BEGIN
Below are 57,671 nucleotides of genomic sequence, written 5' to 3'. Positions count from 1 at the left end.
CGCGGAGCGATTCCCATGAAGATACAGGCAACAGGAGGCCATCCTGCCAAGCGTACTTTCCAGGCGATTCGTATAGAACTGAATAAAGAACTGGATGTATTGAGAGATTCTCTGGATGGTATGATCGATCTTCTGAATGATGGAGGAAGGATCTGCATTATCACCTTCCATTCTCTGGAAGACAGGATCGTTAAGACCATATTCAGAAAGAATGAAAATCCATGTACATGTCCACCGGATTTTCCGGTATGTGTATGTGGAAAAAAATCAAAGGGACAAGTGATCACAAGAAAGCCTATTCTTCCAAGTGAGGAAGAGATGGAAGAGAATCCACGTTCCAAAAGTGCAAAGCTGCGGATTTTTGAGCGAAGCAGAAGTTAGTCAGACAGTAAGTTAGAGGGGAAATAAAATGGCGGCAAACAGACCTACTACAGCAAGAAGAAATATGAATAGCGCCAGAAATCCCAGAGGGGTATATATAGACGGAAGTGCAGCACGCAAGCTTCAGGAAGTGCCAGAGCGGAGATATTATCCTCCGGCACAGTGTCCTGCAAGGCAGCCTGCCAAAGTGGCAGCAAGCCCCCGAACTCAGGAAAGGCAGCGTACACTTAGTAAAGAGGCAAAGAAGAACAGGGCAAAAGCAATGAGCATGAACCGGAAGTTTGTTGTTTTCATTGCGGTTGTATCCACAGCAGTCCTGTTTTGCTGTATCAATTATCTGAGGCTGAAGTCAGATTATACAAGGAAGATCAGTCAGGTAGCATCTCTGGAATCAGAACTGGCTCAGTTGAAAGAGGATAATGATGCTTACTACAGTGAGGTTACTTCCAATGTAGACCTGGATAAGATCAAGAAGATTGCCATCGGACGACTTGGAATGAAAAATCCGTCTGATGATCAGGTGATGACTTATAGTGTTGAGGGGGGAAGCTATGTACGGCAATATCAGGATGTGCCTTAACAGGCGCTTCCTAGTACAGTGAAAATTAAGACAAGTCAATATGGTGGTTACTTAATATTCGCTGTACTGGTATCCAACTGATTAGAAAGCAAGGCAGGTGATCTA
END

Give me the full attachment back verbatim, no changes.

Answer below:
Below are 57,671 nucleotides of genomic sequence, written 5' to 3'. Positions count from 1 at the left end.
CGCGGAGCGATTCCCATGAAGATACAGGCAACAGGAGGCCATCCTGCCAAGCGTACTTTCCAGGCGATTCGTATAGAACTGAATAAAGAACTGGATGTATTGAGAGATTCTCTGGATGGTATGATCGATCTTCTGAATGATGGAGGAAGGATCTGCATTATCACCTTCCATTCTCTGGAAGACAGGATCGTTAAGACCATATTCAGAAAGAATGAAAATCCATGTACATGTCCACCGGATTTTCCGGTATGTGTATGTGGAAAAAAATCAAAGGGACAAGTGATCACAAGAAAGCCTATTCTTCCAAGTGAGGAAGAGATGGAAGAGAATCCACGTTCCAAAAGTGCAAAGCTGCGGATTTTTGAGCGAAGCAGAAGTTAGTCAGACAGTAAGTTAGAGGGGAAATAAAATGGCGGCAAACAGACCTACTACAGCAAGAAGAAATATGAATAGCGCCAGAAATCCCAGAGGGGTATATATAGACGGAAGTGCAGCACGCAAGCTTCAGGAAGTGCCAGAGCGGAGATATTATCCTCCGGCACAGTGTCCTGCAAGGCAGCCTGCCAAAGTGGCAGCAAGCCCCCGAACTCAGGAAAGGCAGCGTACACTTAGTAAAGAGGCAAAGAAGAACAGGGCAAAAGCAATGAGCATGAACCGGAAGTTTGTTGTTTTCATTGCGGTTGTATCCACAGCAGTCCTGTTTTGCTGTATCAATTATCTGAGGCTGAAGTCAGATTATACAAGGAAGATCAGTCAGGTAGCATCTCTGGAATCAGAACTGGCTCAGTTGAAAGAGGATAATGATGCTTACTACAGTGAGGTTACTTCCAATGTAGACCTGGATAAGATCAAGAAGATTGCCATCGGACGACTTGGAATGAAAAATCCGTCTGATGATCAGGTGATGACTTATAGTGTTGAGGGGGGAAGCTATGTACGGCAATATCAGGATGTGCCTTAACAGGCGCTTCCTAGTACAGTGAAAATTAAGACAAGTCAATATGGTGGTTACTTAATATTCGCTGTACTGGTATCCAACTGATTAGAAAGCAAGGCAGGTGATCTA